Tagged: paper piecing

Sunday sketch #225

More curves this week. I used a similar block design in Sunday sketches #203 and #204 – a drunkard’s path-like block of concentric circles. Anyway, this time I rotated the blocks randomly. And connected them to each other, or to themselves, so that the lines continue around the design. Sometimes they create enclosed shapes, other times they double back on themselves or reach dead ends.

Geometriquilt: Sunday sketch #225-1

I like the movement in designs like this. Even though it’s not a regular, repetitive design, it still adheres to several (self-imposed) rules. So, controlled chaos. The best kind! 🙂

And, of course, there’s always the inverse colourway.

Geometriquilt: Sunday sketch #225-2

This design would probably need to be made with templates and/or paper piecing, for accuracy. I’m not a big fan of foundation paper piecing – I want to love it, but it causes me no end of grief to (a) sew and (b) write patterns for. (When I lived in Ireland, I once heard someone describe Guinness as “an acquired taste that I have yet to acquire” haha – that’s foundation paper piecing for me.)

Anyway. I still love the look of this design!

Sunday sketch #222

This week’s Sunday sketch is a bit of a cheat… but since I set the rules, I figure I can break them now and then 🙂

Occasionally I’ll look back over old sketches and see if I can improve them. My designing and sewing skills have developed a fair bit in the past few years, so sometimes I see new ways of doing things. That might be by colouring designs differently, finding a different method of assembly (in my mind), or repurposing a block somehow.

Geometriquilt: Sunday sketch #222-1

This design is a reworking of Sunday sketch #41, from way back in April 2017 (!). I recreated the design in Electric Quilt 8 (I did the original with pen and paper), coloured it, and arranged the blocks on point.

(Part of me wants to rework all my sketches in this green!)

I also played around with a different layout.

Geometriquilt: Sunday sketch #222-2

I thought I’d come up with an easier way of assembling the blocks too, but then realised that it would still require a Y-seam. Or maybe paper piecing would be the best method (which is what I said in April 2017!).


Sunday sketch #221

When I first set out to design some wedge-based quilts, this week’s Sunday sketch is what I had in my head. Well, almost*. Wedges that tracked up and down, then across and up and down, and so on, and so forth, down the page. Like a continuous line, creating secondary shapes identical to the primary shapes, which themselves tracked up and down, then across and up and down… you see where I’m going with this.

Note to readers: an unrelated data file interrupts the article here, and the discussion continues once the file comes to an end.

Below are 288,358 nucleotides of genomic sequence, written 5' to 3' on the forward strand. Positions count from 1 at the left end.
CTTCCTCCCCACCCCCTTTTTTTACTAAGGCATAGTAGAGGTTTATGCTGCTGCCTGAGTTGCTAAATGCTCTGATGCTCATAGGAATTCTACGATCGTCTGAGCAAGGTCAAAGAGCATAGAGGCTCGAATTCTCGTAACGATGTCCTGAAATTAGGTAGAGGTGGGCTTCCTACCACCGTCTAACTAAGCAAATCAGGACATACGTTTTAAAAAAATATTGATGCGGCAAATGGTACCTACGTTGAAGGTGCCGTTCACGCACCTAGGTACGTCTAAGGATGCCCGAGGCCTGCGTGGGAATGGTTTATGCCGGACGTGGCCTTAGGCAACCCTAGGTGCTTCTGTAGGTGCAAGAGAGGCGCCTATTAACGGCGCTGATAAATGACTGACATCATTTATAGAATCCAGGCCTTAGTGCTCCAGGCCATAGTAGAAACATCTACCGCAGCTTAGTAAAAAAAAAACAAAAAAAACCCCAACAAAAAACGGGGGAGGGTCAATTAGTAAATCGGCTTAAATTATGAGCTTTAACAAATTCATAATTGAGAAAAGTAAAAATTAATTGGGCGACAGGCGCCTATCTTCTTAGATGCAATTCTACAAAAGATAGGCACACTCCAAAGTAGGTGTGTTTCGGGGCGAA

Geometriquilt: Sunday sketch #221-1

This design retains the wedge outline from the previous few Sunday sketches. And the wedge shape itself is about the same (maybe slightly shorter and fatter).

* To be honest, this is not quite what I had envisaged, but it took me so long to try and get what was in my brain onto the screen, and it became so frustrating, that I eventually moved on to other designs, and then lost interest in the original. Such is life!

Anyway, like the other wedge-y Sunday sketches, changing the colours of this design gives a slightly different feel. Like changing those borders from black to white….

Geometriquilt: Sunday sketch #221-2

The white wedges become fatter, and the pink and red ones stay skinny.

Or we can flip the outline to red, and change the outer wedges to red too. I like showing the outlines on their own sometimes.

Geometriquilt: Sunday sketch #221-3

I also like this design rotated 90 degrees. When it’s upright, all I can see is the letter ‘H’! In a horizontal orientation, it’s easier to just see the wedges as shapes, undulating across the page.

Geometriquilt: Sunday sketch #221-4

I’m a big fan of this kind of nested design, where the primary shape produces identical secondary shapes. It’s very Escher-esque. If you look at my Instagram, you’ll see a few more along this theme.

Making this design into an actual quilt would be a bit tricky, I think. The design is block-based (you can easily see the repetition), but it’d take templates and paper-piecing for accuracy.